Gallery owner, professor, art collector, art consultant, art expert, curator, writer, speaker of multiple languages, and beauty, Heide Van Doren Betz might well be called a Renaissance woman—an apt descriptor for an art maven. An authority on ancient art, Russian and Greek icons, Impressionist paintings, and sculpture, she’s been key in helping numerous museums and galleries around the globe build, boost, and interpret their collections. Perhaps best known for the Pankow Collections (a cache of personally collected Egyptian art and classical antiquities), she remains a stylish, affable presence at community events and a deified figure in the world art scene. We sat down with her beneath a painting for an absorbing conversation. 

Gallery owner, professor, art collector, art consultant, art expert, curator, writer, speaker of multiple languages, and beauty, Heide Van Doren Betz might well be called a Renaissance woman—an apt descriptor for an art maven

HL: You’ve studied in Germany, taught art history at the university level, founded galleries, exhibited private collections, collected art, and been forever curious in your pursuits. What experiences do you believe have had the biggest impact on who you are today? 

HB: Going to museums, galleries, operas, concerts, and theater has had the biggest impact on me in my career and personal life. Art is the study of seeing and listening. You can study as many names and dates and theories as you like, but you will only understand a work of art if you see it “in the raw.” I used to tell my students, “There is a history of art and then there is a history of photos. Don’t confuse the two. Go see the real thing. By seeing, you learn to differentiate. There are nuances only the work in the flesh will reveal to you.”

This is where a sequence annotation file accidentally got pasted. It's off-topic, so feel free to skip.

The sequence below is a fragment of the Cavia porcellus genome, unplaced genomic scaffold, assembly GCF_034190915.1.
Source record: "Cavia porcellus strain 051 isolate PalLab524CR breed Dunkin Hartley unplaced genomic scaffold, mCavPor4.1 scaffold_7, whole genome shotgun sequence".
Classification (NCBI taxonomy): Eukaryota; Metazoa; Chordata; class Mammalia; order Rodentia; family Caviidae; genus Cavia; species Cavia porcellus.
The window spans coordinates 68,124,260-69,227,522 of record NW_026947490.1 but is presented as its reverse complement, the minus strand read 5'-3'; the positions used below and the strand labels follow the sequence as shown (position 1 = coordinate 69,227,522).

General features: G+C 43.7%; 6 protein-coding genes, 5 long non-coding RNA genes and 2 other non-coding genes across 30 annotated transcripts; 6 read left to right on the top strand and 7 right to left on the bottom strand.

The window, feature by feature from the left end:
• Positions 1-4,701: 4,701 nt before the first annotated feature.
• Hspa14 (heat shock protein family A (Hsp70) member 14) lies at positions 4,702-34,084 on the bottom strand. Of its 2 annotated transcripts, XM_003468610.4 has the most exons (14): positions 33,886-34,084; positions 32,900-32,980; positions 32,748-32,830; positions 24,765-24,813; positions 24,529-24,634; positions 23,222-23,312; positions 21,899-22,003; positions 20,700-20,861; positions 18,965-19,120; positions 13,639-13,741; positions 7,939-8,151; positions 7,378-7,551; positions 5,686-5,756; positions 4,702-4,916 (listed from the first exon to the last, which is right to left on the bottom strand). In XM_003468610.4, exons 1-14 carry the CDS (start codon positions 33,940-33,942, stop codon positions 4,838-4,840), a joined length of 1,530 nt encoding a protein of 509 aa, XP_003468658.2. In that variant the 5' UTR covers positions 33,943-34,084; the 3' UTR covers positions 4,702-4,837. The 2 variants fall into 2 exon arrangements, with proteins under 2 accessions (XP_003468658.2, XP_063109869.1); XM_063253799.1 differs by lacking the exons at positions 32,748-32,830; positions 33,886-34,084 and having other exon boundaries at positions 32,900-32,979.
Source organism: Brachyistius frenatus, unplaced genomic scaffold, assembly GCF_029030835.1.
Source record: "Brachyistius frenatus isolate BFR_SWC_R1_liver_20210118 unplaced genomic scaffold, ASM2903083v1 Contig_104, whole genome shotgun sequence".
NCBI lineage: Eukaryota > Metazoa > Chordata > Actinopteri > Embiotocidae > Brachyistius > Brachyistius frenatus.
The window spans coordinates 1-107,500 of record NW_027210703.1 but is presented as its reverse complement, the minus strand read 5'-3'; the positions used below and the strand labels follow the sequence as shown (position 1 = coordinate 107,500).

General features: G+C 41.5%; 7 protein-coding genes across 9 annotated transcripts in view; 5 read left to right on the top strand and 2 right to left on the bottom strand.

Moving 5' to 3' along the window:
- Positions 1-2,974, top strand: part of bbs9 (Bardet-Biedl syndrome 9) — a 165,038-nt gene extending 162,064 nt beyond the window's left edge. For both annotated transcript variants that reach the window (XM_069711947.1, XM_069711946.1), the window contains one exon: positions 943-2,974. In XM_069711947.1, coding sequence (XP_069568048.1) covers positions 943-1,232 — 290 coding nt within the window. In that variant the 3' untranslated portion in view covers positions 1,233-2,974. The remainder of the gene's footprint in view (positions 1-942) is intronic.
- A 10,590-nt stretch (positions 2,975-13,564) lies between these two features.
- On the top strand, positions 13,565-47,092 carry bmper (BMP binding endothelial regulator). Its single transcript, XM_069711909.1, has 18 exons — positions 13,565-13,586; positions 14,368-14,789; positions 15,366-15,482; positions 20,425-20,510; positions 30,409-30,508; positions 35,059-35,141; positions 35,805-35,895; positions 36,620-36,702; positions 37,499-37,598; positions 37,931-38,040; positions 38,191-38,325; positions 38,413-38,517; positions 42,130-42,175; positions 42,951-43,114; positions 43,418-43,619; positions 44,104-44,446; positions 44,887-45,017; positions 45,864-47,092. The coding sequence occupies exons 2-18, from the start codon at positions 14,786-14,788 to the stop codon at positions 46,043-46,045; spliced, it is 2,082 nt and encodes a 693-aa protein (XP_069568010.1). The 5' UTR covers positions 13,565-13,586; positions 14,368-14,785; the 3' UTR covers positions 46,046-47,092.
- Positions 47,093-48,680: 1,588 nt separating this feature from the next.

HL: What does an art consultant do? How does it work? 

HB: An art consultant advises a client as to the best possible object for their prospective collection. I would suggest that a client first inform him or herself by doing research into the types of art that interests them. Visiting galleries and museums is a good way to familiarize oneself with artists’ works. The best collaboration happens when both parties are informed. 

HL: Who are your clients—companies, museums, individuals?    

HB: I have worked primarily with private clients, some corporations, and museums. I curated several exhibitions for the Pankow Collections of ancient art and icons. I worked with the Pergamon Museum in Berlin, Germany to bring the Pergamon Altar exhibition to Tokyo, New York, and San Francisco’s Legion of Honor. 

HL: What should people look for when creating their personal art collections? 

HB: Know what area of art interests you most and try to stick with one aspect of that. A specific focus makes for a very interesting collection. For example, if you like ancient art, you might want to focus on ancient portraits or Greek vases. Try to define your purpose. Do you wish to collect to make a statement about our time and the influences of art within this realm? Or is your purpose primarily decorative? Each intent involves a different approach. Know what you love and inform yourself. There is a wealth of material available.